Although in general there is good correlation between blood glucose and interstitial glucose, problems can arise with the use of the sensor. These include error messages, delays in reporting the measured glucose, persistently high or low readings that do not correlate with the clinical picture, gaps in the data, and rapid fluctuations in the reported interstitial glucose (Figure 8). Total sensor failure may also occasionally occur. Another small point is that although the device measures glucose concentrations between 40 and 500 mg/dL, the graphs generated in the reports do not display glucose concentrations greater than 350 mg/dL (19.4 mmol/L). If there is any doubt about the accuracy of the readings, blood glucose should be checked with either a validated POC glucometer or an automated biochemistry analyzer. Complications with the patient can also sometimes develop; these include erythema at the placement site, and (rarely) abscess formation, so if sequential sensors are to be used in an individual patient, the placement site should be varied to avoid using the same location twice. Note also that although the FSL can measure interstitial glucose for up to 14 days, early detachment occurs in many patients; in cats the average sensor life is approximately 8 days.

Indications of sensor error include rapid fluctuations in the reported interstitial glucose

Figure 8. Indications of sensor error include rapid fluctuations in the reported interstitial glucose, delays in reporting the measured glucose, persistently high or low readings that do not correlate with the clinical picture, error messages, and gaps in the data. Here a section of the weekly summary shows rapid fluctuations in the glucose concentration unassociated with insulin administration (Note all glucose values are in mg/dL.).
© Redrawn by Sandrine Fontègne

Interpretation of data

The FSL summary report, which can be viewed on the manufacturer’s website or via free downloadable software, has a number of different viewing options. The Daily Log and Weekly Summary show curves from individual days, while the Glucose Patterns Insights and Ambulatory Glucose Report display the data averaged over time. This allows assessment of both day-to-day variability and weekly trends. The reports enable the veterinarian to evaluate the insulin dose and duration, and to determine whether there are differences in insulin requirements during the day versus overnight. This also enables accurate assessment of glycemic control in cats given once daily insulin. Another major advantage is the ability to evaluate day-to-day variability in insulin response and to determine the frequency of hypo- and hyper-glycemia events.

Interpretation of individual curves is similar to interpretation of a traditional blood glucose curve, but with the ability to better appreciate day-to-day variability. The glucose nadir, duration of insulin effect and average glucose levels can be easily determined. Ideally, the glucose nadir should fall between 80-150 mg/dL (4.4 to 8.3 mmol/L) and the glucose concentration should remain below 300 mg/dL (16.6 mmol/L) for the majority of the day. Problems that can be detected using the FSL reports include inadequate insulin dose, inadequate duration of insulin action (rapid metabolism), insulin-induced hypoglycemia (Figure 9), and lack of response to insulin; this latter problem suggests either poor client compliance or insulin resistance. Based on the assessment of the curve, a change in insulin dose or formulation can be made if needed, and the response assessed while the sensor is still in place. Because the glucose measurements are available in real time, clinically relevant hypoglycemia can also be spotted and treated immediately, and the insulin dose decreased. When using the FSL to adjust the insulin dose, it is important to wait 5-7 days between alterations, and since the sensor has a 14 day lifespan it is usually possible to make two adjustments to the dose during this period; of course, the dose can be decreased multiple times if necessary.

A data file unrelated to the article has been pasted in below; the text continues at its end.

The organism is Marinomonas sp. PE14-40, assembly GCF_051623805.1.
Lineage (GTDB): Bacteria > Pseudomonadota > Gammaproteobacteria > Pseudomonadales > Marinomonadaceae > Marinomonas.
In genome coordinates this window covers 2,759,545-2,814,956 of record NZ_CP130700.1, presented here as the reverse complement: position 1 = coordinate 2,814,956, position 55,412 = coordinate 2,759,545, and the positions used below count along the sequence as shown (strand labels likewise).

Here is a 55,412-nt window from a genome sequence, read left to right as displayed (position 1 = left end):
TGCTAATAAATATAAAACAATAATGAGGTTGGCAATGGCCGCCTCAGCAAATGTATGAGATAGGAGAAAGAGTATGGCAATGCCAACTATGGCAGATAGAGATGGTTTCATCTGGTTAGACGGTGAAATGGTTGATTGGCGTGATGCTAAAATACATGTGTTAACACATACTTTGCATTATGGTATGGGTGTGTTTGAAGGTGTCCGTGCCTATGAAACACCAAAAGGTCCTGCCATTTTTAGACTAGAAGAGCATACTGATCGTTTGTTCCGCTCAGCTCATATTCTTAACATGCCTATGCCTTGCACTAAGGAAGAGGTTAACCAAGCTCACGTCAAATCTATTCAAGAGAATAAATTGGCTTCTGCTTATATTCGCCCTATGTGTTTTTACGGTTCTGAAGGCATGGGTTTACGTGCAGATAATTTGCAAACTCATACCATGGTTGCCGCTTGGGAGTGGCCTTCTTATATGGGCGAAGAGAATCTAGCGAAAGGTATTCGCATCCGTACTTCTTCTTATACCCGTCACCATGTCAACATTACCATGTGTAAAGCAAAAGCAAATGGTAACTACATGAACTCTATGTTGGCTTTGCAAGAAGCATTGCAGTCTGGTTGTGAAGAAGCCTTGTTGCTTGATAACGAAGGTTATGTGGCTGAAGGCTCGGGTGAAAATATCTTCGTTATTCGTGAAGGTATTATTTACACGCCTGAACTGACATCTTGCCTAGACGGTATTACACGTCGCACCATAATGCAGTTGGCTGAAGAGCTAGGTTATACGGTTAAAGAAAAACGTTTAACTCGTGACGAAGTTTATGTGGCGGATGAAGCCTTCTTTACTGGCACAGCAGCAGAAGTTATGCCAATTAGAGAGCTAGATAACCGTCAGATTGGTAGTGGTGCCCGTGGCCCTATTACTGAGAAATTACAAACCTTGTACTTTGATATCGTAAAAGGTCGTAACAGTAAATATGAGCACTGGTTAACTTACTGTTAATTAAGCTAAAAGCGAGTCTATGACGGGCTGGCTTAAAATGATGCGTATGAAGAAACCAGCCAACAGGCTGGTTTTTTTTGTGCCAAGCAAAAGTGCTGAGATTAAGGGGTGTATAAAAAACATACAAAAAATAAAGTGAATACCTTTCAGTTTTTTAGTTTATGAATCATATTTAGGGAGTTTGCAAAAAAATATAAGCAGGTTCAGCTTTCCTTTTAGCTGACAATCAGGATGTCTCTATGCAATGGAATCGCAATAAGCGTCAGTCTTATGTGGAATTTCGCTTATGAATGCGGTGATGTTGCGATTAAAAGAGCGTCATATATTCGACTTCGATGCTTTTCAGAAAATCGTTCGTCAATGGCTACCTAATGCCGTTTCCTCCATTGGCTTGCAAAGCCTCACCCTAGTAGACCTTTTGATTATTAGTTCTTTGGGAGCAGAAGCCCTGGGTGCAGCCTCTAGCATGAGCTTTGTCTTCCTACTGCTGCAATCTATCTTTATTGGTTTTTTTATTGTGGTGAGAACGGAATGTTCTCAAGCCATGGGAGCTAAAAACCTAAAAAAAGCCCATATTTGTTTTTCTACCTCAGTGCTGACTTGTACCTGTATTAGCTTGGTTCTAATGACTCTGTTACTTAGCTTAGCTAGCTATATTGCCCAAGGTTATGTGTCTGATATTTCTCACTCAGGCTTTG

As mentioned already, although the correlation between the FSL and POC glucometers is usually good, sensor failure or errors can and do occur. If the FSL glucose measurements do not fit with the clinical picture, the blood glucose should be assessed using a POC glucometer or another trusted method. Indications of sensor failure include an error message, a message indicating that the sensor should be scanned again at a later time, gaps in data, and unexpectedly wide swings in the blood glucose that do not fit with clinical signs. In these situations, if the results of the FSL do not correlate with a POC device, the sensor should be replaced.

Problems that can be detected using the FSL include insulin-induced hypoglycemia

Figure 9. Problems that can be detected using the FSL include insulin-induced hypoglycemia, inadequate duration of insulin action (rapid metabolism), and marked day-to-day variability in response to insulin. Here the daily log shows insulin-induced hypoglycemia in a diabetic cat. (Note all glucose values are in mg/dL.).
© Redrawn by Sandrine Fontègne


In summary, continuous glucose monitoring devices can be very valuable in assessment of glycemic control in cats, but having a good understanding of the technology of the chosen sensor (and its limitations and potential errors) allows maximum utilization of the technology. The devices now enable the clinician to undertake more accurate monitoring of diabetic patients, and thus potentially increase the likelihood of diabetic remission, and can now be used in most first-opinion clinics whenever necessary.


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J. Catharine Scott-Moncrieff

J. Catharine Scott-Moncrieff

Dr. Scott-Moncrieff graduated from the University of Cambridge in 1985 Read more